Memento (Beta) : 3D Model Creation from Photos or Scans
You probably have seen how real life objects (or people) are scanned and turned into 3d models using high tech equipment, and maybe more than once you thought your life would be a lot easier if you could just scan that clay model instead of modeling it in your application of choice. There have been many attempts to provide users with the technology to turn photographs into 3d models, with different results. Now, Autodesk is offering their technology to do this with the release of Memento (currently in beta).
The workflow in Memento is very straightforward: you take many photos of your object, upload them to your cloud (part of your Autodesk membership), wait for them to be processed and then download your 3d model. Uploading the photos to the Autodesk server means you don’t do the conversion on your computer, but rather the software on the servers does it for you. This is a nice thing because it means you can continue working instead of wait a long time for the model to be extracted. The workflow is simple, but it is not easy.
The first thing you need to know is that taking photos is very tricky. First, you need to make sure you lock the focus, so nothing in the picture is blurry. Then, you have to make sure your object takes around 70% of the picture space, so you need to take pictures at a somewhat close distance (using zoom is not an option). You also need to use a tripod so you make sure your camera doesn’t move, and lastly you need a lot of diffuse lighting with almost zero shadows (no direct lights, no three-point lighting and such).
I found that it is good to go around the object taking the pictures, at every 30 or 45 degrees, at different heights. When you move from one height to the next, make sure you take “in-betweens” so it looks like the camera is “transitioning” from the higher position to the lower position. The entire idea is that you need reference parts of your model when transitioning from one picture to the next, so the software knows how a specific picture relates to the previous and next images. Basically, this is like simulating the camera taking pictures as it moves around the object over and over in a smooth path. This also means you can’t just take pictures at random, one from the front, then from the back, then from the side, then from the front-above, then from the side-below…
You can then take specific closeups to get the details, also following the same rule I described above (no “jumps” from one side of the object to the other). When doing this, keeping the focus locked is important, because certain cameras try to refocus as you get closer (or completely lose focus). You can take up to 250 photos, and that’s usually more than enough.
Editing the Mesh
Memento will usually reconstruct not just your model, but the entire scene you shot, so your final model will show all the back walls, props, objects and such. You can then use the editing tools to remove unwanted geometry (basically you select the faces you don’t need and delete them), so you’re only left with your model. Models generated by Memento can be very high poly, so you can use the software to reduce the polygon count to a number you’re more comfortable with.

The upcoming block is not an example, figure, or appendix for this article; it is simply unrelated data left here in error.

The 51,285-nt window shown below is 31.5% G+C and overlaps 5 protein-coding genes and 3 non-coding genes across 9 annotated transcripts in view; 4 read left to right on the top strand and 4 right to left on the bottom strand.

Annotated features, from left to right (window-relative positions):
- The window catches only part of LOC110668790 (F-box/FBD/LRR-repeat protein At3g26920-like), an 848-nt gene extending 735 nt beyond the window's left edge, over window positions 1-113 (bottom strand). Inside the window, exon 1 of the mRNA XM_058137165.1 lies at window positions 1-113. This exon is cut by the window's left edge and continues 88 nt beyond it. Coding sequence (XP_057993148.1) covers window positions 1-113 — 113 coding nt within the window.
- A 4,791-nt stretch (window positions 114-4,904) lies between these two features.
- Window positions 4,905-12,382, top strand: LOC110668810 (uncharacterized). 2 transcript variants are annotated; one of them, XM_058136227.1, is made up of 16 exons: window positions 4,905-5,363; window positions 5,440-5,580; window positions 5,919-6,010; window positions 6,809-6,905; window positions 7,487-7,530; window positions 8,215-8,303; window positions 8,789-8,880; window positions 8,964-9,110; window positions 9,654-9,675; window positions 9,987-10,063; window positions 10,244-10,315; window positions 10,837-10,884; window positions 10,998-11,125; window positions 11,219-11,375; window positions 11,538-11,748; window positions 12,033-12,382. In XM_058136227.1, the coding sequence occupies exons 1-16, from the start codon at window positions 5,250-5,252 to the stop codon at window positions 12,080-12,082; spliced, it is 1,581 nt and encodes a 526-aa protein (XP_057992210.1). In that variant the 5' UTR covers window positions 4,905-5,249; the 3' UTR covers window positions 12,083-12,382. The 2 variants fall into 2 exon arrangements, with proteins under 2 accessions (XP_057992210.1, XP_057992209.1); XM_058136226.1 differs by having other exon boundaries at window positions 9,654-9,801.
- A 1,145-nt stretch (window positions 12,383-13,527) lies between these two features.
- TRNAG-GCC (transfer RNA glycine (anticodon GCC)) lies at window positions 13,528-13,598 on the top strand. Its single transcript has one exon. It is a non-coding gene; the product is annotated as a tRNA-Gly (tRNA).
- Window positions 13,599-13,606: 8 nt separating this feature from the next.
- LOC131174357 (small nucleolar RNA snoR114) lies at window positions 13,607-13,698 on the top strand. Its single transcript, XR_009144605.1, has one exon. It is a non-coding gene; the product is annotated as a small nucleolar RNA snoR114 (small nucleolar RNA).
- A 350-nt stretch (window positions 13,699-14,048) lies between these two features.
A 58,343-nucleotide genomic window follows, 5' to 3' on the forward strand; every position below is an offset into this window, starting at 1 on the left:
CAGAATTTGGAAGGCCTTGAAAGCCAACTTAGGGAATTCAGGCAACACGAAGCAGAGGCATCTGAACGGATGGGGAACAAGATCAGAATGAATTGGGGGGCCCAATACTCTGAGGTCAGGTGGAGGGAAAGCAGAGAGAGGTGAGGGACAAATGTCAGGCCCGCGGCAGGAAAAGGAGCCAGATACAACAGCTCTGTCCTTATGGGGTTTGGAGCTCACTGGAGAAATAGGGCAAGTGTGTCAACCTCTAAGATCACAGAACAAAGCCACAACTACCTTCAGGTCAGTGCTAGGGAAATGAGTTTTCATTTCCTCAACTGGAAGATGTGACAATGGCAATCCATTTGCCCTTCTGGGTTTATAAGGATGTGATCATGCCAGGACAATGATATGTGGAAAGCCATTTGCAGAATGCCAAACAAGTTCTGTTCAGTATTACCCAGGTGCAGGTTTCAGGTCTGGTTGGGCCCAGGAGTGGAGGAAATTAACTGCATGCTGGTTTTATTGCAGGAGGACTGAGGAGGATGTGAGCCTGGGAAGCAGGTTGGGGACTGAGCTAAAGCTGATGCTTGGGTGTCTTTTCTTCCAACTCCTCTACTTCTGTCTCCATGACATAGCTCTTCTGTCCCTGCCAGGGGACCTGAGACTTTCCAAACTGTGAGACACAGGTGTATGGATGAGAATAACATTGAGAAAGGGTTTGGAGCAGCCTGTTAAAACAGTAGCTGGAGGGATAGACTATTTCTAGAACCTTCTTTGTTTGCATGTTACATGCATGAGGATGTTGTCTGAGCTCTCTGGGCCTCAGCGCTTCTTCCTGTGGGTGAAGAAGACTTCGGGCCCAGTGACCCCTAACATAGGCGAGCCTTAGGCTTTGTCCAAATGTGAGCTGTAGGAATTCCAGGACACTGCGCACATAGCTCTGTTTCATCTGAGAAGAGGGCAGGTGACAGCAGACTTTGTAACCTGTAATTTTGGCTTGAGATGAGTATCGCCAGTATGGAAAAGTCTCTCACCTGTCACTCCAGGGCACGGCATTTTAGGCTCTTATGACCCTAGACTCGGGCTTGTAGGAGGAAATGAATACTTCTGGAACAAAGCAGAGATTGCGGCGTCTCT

The software also has tools to set the object size. You can place a ruler next to the object you’re shooting, and then use Memento to resize your model to match its real-life counterpart. This can be very useful if you need to have exact dimensions in case you plan to use it in arch-viz, or something similar. Memento also generates textures based on the photographs, so the resulting model is a textured duplicate of your original (textures will also replicate the lighting conditions available when you shot the object).
Memento can be a real time saver if you have a physical version of the object you need in 3d, because remeshing a high polygon object is a lot easier than building it from scratch.
As I said before, the resulting model is extremely high resolution, and if you want to use the model for animation or games, that’s not very good. You can reduce the polygon count inside Memento, but I think the best option is always to use Maya or TopoGun to retopologize your model, so you can control how your faces and edges flow along the surface of the model and avoid any deformation issues along the way. Since the new model would have a different set of UVs, you’d also need to transfer your textures from the Memento model to your new low-poly model, and while you can’t do that inside Memento, you can do it in Mudbox, for example.
If I had one complain about Memento it would be the lack of documentation. They have some videos and webinars on their website, but I think those are not a replacement of a well-written user manual, specially when you’re looking for a specific answer or way to do something.
Memento can be a real time saver if you have a physical version of the object you need in 3d, because remeshing a high polygon object is a lot easier than building it from scratch. You should definitely give Memento a try so you see what the software can do for you.
Autodesk's Memento is still in Beta (as of 4/11/15) and is free to download. Be sure to read the system requirements as Memento is a Windows-only application at this point. Memento is part of Autodesk’s Reality Computing portfolio and is great companion to ReCap. For more info, click here.The Autodesk video below shows the basic workflow for scanning and creating a 3D model using Memento (beta).
Sergio Aris Rosa [nemirc], is Sr. Staff Writer for the Renderosity Front Page News. Sergio discusses on computer graphics software, animation techniques, and technology. He also hosts interviews with professionals in the animation and cinematography fields. You can follow him on Twitter, and if you want to see what he's up to you can visit his blog.
April 11, 2015
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